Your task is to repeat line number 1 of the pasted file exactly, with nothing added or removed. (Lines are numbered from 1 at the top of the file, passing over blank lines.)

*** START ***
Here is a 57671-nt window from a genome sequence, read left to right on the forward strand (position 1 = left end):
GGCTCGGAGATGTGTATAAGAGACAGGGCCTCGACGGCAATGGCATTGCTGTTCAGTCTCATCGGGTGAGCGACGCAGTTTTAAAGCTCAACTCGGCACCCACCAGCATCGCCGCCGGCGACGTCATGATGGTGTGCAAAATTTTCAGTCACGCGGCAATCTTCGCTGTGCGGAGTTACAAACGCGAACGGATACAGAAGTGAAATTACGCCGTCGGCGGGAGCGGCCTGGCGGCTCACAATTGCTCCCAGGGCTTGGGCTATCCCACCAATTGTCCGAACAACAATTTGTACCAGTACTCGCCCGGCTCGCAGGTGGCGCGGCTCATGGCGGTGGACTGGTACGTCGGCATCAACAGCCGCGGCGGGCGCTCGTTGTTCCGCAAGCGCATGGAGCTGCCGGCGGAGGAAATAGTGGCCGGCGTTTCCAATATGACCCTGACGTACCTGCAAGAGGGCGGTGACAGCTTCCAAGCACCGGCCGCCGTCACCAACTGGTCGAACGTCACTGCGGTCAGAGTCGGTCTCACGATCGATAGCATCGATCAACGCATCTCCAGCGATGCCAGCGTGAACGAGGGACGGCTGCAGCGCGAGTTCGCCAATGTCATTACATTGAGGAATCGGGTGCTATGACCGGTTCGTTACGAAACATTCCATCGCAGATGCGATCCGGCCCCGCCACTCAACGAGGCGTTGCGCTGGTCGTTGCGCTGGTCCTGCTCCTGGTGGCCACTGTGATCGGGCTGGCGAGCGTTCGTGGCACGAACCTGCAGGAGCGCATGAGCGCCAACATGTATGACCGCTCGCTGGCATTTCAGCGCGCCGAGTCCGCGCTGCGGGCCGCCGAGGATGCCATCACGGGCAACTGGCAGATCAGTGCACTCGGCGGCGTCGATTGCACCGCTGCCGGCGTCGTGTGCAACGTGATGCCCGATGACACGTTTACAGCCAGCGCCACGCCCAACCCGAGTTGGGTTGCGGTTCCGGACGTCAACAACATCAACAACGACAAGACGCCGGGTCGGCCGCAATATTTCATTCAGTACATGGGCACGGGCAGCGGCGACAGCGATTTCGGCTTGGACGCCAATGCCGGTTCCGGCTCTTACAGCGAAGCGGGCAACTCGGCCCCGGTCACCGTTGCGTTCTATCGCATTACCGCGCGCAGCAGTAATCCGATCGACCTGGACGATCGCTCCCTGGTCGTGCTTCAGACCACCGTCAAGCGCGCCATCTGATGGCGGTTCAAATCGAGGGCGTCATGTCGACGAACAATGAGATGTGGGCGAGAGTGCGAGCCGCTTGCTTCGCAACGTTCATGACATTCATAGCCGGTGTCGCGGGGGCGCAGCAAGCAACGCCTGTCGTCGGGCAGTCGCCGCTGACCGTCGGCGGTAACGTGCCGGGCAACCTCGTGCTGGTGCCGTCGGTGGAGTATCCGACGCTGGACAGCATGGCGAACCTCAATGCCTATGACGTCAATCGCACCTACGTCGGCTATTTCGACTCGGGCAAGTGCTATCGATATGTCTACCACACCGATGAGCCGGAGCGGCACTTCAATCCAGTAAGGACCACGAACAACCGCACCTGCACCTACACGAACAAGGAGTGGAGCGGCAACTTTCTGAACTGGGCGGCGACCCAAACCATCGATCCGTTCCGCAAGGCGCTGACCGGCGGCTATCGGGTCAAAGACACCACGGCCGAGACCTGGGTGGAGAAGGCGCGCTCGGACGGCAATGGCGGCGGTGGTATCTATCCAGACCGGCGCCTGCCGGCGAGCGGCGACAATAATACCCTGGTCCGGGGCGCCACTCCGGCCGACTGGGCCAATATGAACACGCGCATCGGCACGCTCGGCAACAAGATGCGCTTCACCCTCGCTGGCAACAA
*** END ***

Here is a 57671-nt window from a genome sequence, read left to right on the forward strand (position 1 = left end):